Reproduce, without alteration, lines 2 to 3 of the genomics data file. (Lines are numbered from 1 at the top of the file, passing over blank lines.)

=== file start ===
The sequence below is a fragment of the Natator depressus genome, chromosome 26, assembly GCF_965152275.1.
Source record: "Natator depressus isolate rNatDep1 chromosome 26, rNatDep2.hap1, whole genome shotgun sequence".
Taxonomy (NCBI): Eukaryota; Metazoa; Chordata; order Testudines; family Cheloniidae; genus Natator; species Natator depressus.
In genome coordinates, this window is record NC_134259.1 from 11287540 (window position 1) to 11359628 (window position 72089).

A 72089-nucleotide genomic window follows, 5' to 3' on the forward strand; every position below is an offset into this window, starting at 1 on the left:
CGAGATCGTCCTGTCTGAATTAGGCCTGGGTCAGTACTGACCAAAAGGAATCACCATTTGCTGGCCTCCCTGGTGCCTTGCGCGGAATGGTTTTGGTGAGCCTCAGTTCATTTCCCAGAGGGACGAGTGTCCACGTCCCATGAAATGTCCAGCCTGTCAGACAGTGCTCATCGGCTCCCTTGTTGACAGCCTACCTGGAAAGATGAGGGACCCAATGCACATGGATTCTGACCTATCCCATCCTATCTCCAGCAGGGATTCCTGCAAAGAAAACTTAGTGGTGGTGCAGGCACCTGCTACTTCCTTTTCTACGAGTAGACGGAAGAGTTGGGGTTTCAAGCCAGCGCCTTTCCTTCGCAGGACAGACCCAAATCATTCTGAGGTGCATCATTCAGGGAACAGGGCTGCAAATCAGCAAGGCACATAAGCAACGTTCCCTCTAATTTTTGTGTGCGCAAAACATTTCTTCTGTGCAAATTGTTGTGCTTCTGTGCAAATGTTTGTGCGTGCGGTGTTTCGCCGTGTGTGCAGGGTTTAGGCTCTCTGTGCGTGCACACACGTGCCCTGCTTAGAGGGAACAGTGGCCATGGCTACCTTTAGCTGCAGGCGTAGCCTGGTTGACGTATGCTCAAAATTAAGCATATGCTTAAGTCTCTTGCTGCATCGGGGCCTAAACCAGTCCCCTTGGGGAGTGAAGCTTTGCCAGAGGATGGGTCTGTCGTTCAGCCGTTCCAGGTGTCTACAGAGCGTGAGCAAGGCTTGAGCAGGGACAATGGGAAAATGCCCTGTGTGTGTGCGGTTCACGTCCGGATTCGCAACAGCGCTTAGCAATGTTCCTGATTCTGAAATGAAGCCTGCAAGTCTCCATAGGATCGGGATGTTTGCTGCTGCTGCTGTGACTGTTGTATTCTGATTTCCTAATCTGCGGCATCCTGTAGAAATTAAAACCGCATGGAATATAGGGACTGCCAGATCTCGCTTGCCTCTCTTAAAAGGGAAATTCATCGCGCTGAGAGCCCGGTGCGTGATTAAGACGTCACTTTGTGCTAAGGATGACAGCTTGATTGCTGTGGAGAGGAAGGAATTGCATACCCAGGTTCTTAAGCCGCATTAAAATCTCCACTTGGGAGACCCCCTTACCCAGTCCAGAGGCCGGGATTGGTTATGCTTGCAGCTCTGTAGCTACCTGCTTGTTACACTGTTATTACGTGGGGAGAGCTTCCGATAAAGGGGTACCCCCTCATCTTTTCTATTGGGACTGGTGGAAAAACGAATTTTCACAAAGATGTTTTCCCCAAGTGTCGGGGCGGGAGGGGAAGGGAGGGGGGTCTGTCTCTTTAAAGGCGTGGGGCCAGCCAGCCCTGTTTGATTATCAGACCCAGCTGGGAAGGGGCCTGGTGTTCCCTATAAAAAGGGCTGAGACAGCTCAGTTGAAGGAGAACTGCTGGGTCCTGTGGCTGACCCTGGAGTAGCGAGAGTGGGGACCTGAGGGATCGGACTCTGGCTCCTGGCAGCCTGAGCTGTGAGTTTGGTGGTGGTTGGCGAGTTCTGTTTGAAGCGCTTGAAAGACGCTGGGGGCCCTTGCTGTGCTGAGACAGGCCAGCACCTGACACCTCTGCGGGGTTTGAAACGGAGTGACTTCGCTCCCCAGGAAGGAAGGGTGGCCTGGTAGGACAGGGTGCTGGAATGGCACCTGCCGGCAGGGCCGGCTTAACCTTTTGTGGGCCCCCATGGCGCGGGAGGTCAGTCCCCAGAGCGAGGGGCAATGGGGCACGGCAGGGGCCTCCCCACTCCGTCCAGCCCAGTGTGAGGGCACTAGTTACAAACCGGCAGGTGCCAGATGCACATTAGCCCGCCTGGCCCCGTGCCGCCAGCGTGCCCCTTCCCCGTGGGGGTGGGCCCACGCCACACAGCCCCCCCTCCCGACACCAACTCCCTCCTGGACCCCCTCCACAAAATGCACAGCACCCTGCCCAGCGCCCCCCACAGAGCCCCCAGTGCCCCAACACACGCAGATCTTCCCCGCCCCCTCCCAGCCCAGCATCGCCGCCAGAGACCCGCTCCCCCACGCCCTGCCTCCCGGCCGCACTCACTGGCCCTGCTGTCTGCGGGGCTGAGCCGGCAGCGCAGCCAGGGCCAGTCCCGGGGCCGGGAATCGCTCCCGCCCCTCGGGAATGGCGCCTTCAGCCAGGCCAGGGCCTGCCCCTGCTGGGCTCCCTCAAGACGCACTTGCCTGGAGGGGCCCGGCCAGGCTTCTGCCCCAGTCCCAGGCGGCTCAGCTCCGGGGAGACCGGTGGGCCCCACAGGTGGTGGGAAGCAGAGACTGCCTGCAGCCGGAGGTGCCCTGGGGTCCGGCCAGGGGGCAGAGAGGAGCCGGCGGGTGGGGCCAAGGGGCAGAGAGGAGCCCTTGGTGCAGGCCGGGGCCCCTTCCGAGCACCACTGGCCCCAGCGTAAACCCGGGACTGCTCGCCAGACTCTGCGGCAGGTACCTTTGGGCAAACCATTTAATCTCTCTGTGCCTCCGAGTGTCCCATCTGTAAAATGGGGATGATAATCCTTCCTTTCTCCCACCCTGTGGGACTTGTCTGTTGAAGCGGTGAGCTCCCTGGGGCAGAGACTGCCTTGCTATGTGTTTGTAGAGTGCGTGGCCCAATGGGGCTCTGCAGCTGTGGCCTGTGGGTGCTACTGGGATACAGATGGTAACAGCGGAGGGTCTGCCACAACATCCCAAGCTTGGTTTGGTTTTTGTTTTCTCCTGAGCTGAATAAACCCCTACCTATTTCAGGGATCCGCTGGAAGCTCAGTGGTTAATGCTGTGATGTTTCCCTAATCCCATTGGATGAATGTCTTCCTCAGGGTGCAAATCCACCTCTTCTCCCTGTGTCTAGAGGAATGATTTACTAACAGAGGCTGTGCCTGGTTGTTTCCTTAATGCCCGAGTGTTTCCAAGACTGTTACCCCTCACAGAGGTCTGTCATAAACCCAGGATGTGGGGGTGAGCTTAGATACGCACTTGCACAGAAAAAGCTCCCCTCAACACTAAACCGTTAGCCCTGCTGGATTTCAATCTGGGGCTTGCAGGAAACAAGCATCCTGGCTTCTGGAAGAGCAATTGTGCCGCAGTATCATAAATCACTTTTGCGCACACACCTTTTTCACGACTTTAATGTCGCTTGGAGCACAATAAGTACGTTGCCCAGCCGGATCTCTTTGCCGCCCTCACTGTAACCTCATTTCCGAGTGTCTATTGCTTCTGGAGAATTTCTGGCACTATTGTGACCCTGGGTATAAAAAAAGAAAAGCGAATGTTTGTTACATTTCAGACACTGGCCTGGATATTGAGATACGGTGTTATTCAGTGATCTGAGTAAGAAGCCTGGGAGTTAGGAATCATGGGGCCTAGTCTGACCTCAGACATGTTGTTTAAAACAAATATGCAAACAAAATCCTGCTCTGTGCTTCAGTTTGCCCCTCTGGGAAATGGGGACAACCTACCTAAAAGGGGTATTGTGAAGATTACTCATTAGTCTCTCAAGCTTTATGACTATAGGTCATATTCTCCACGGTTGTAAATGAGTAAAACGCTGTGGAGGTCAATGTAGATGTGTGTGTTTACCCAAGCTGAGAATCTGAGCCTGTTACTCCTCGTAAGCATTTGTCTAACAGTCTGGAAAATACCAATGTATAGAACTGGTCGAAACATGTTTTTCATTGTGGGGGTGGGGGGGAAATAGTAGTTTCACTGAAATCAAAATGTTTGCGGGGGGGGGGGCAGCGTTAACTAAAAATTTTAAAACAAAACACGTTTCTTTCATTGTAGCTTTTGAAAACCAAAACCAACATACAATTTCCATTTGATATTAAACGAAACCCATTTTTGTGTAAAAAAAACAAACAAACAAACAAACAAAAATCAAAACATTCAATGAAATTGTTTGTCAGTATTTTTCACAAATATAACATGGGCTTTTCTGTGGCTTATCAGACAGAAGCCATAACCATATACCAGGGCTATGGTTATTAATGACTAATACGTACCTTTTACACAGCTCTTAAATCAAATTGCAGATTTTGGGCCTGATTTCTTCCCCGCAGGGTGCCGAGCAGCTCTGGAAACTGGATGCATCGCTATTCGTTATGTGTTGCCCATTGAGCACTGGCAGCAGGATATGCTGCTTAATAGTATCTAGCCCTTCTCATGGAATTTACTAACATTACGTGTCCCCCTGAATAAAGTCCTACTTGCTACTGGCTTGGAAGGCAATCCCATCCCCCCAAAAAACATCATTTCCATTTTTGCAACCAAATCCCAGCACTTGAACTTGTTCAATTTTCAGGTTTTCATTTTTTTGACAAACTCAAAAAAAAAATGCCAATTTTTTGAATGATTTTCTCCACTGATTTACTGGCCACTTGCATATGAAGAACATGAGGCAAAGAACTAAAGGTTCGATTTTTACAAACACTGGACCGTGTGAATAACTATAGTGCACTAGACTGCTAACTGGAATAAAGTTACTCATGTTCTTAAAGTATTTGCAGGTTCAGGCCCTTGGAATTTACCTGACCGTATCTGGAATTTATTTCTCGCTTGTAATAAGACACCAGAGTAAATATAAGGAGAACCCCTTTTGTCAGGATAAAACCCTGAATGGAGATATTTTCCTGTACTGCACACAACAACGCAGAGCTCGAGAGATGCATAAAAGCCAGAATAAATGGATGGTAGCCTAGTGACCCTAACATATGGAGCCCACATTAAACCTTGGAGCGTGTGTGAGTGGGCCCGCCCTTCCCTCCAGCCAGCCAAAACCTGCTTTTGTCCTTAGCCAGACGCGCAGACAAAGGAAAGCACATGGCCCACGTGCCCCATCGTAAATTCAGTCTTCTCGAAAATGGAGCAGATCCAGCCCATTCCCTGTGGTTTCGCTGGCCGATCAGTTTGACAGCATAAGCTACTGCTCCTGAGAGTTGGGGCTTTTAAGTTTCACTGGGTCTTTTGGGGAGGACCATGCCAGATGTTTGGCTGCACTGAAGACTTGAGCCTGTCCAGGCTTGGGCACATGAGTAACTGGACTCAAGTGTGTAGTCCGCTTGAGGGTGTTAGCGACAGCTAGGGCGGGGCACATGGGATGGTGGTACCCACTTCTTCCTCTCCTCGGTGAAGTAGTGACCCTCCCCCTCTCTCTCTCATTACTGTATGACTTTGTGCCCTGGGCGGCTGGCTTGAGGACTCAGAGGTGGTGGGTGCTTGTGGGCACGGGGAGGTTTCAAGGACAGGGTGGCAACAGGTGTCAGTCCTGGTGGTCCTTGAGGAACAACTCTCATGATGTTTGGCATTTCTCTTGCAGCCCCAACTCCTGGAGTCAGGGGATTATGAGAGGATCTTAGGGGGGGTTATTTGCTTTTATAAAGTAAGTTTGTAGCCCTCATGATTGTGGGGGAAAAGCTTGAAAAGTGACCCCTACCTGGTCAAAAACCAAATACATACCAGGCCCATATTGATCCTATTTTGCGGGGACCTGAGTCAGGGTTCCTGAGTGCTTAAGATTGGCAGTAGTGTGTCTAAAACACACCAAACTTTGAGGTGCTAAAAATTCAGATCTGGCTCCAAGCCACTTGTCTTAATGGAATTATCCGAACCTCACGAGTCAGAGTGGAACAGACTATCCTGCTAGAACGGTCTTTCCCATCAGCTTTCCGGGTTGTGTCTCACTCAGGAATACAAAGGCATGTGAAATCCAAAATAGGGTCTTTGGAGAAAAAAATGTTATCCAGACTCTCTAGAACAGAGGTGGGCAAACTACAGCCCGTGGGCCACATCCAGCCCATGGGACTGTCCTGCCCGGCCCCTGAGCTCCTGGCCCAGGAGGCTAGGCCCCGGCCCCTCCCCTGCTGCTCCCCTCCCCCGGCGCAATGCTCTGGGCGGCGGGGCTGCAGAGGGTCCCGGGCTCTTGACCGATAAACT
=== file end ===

Source record: "Natator depressus isolate rNatDep1 chromosome 26, rNatDep2.hap1, whole genome shotgun sequence".
Taxonomy (NCBI): Eukaryota; Metazoa; Chordata; order Testudines; family Cheloniidae; genus Natator; species Natator depressus.